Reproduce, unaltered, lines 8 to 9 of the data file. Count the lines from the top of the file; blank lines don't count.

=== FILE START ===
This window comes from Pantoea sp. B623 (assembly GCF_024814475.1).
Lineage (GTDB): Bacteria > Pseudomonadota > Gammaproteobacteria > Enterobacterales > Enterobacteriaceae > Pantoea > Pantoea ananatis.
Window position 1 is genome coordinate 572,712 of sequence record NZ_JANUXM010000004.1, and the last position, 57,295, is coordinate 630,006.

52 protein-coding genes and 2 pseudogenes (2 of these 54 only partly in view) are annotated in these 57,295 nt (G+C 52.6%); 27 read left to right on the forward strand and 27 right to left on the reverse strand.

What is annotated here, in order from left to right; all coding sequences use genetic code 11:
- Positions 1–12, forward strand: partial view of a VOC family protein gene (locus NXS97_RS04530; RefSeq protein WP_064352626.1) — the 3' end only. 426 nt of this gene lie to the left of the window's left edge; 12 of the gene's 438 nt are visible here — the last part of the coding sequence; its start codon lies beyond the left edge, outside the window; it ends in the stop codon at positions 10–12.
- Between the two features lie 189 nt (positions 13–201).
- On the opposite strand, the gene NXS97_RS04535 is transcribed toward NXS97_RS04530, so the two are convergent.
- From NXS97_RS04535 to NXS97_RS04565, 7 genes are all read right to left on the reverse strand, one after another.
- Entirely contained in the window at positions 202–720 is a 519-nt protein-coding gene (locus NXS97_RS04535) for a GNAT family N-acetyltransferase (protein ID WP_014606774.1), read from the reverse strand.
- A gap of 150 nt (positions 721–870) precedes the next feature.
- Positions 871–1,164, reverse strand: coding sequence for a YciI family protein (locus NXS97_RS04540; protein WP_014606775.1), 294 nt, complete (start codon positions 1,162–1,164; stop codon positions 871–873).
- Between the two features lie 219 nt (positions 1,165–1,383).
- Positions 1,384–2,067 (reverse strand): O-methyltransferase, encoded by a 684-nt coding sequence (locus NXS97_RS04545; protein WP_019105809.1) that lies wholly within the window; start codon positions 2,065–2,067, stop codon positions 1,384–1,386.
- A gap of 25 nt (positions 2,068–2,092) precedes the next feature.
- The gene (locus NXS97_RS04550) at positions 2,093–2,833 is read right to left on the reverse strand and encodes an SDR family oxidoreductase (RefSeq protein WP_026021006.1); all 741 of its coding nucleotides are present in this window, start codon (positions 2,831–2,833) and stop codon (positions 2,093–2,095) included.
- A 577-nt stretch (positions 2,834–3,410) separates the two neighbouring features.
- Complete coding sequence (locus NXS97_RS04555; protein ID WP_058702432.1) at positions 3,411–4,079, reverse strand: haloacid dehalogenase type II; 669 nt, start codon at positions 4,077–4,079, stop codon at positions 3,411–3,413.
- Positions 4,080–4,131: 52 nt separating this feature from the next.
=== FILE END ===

- On the opposite strand, the gene NXS97_RS04535 is transcribed toward NXS97_RS04530, so the two are convergent.
- From NXS97_RS04535 to NXS97_RS04565, 7 genes are all read right to left on the reverse strand, one after another.